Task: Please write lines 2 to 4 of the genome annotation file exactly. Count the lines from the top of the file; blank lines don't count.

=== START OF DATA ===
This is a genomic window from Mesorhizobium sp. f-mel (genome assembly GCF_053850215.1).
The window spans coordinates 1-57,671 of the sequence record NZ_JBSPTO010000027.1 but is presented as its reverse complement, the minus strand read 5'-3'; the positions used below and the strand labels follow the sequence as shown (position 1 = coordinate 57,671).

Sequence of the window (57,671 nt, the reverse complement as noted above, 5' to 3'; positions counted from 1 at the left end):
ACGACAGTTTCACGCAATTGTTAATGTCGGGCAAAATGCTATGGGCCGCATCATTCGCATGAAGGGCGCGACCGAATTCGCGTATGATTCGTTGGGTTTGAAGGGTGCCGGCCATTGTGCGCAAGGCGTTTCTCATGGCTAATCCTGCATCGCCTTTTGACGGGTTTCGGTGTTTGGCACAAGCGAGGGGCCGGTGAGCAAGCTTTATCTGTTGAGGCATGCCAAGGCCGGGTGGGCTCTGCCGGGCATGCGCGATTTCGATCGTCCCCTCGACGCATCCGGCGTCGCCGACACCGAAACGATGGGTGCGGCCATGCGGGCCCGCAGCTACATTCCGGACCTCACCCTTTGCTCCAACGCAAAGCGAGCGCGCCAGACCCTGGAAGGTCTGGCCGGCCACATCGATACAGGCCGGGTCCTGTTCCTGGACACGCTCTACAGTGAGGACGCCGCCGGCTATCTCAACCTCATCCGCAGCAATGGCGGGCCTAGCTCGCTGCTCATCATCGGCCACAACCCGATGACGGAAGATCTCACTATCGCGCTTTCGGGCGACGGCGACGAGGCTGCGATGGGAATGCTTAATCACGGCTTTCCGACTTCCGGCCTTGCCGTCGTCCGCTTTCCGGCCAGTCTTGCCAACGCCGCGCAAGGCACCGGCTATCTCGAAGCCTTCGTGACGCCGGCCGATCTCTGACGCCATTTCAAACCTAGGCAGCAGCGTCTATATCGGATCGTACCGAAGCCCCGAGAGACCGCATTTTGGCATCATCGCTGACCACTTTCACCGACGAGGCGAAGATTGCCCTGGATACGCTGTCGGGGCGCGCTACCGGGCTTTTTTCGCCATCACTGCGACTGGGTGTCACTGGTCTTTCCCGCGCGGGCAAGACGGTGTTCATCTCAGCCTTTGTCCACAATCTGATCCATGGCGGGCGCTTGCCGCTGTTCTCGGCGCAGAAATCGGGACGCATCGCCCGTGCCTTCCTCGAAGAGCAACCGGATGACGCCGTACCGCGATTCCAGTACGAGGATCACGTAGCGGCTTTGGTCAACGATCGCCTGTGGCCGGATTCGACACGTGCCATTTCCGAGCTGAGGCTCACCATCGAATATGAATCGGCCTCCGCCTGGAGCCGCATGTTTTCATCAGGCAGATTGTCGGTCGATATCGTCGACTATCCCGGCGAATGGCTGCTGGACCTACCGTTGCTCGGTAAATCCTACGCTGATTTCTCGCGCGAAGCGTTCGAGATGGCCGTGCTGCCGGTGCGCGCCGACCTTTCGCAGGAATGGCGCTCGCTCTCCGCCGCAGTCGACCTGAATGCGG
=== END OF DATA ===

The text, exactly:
The window spans coordinates 1-57,671 of the sequence record NZ_JBSPTO010000027.1 but is presented as its reverse complement, the minus strand read 5'-3'; the positions used below and the strand labels follow the sequence as shown (position 1 = coordinate 57,671).

Sequence of the window (57,671 nt, the reverse complement as noted above, 5' to 3'; positions counted from 1 at the left end):
ACGACAGTTTCACGCAATTGTTAATGTCGGGCAAAATGCTATGGGCCGCATCATTCGCATGAAGGGCGCGACCGAATTCGCGTATGATTCGTTGGGTTTGAAGGGTGCCGGCCATTGTGCGCAAGGCGTTTCTCATGGCTAATCCTGCATCGCCTTTTGACGGGTTTCGGTGTTTGGCACAAGCGAGGGGCCGGTGAGCAAGCTTTATCTGTTGAGGCATGCCAAGGCCGGGTGGGCTCTGCCGGGCATGCGCGATTTCGATCGTCCCCTCGACGCATCCGGCGTCGCCGACACCGAAACGATGGGTGCGGCCATGCGGGCCCGCAGCTACATTCCGGACCTCACCCTTTGCTCCAACGCAAAGCGAGCGCGCCAGACCCTGGAAGGTCTGGCCGGCCACATCGATACAGGCCGGGTCCTGTTCCTGGACACGCTCTACAGTGAGGACGCCGCCGGCTATCTCAACCTCATCCGCAGCAATGGCGGGCCTAGCTCGCTGCTCATCATCGGCCACAACCCGATGACGGAAGATCTCACTATCGCGCTTTCGGGCGACGGCGACGAGGCTGCGATGGGAATGCTTAATCACGGCTTTCCGACTTCCGGCCTTGCCGTCGTCCGCTTTCCGGCCAGTCTTGCCAACGCCGCGCAAGGCACCGGCTATCTCGAAGCCTTCGTGACGCCGGCCGATCTCTGACGCCATTTCAAACCTAGGCAGCAGCGTCTATATCGGATCGTACCGAAGCCCCGAGAGACCGCATTTTGGCATCATCGCTGACCACTTTCACCGACGAGGCGAAGATTGCCCTGGATACGCTGTCGGGGCGCGCTACCGGGCTTTTTTCGCCATCACTGCGACTGGGTGTCACTGGTCTTTCCCGCGCGGGCAAGACGGTGTTCATCTCAGCCTTTGTCCACAATCTGATCCATGGCGGGCGCTTGCCGCTGTTCTCGGCGCAGAAATCGGGACGCATCGCCCGTGCCTTCCTCGAAGAGCAACCGGATGACGCCGTACCGCGATTCCAGTACGAGGATCACGTAGCGGCTTTGGTCAACGATCGCCTGTGGCCGGATTCGACACGTGCCATTTCCGAGCTGAGGCTCACCATCGAATATGAATCGGCCTCCGCCTGGAGCCGCATGTTTTCATCAGGCAGATTGTCGGTCGATATCGTCGACTATCCCGGCGAATGGCTGCTGGACCTACCGTTGCTCGGTAAATCCTACGCTGATTTCTCGCGCGAAGCGTTCGAGATGGCCGTGCTGCCGGTGCGCGCCGACCTTTCGCAGGAATGGCGCTCGCTCTCCGCCGCAGTCGACCTGAATGCGG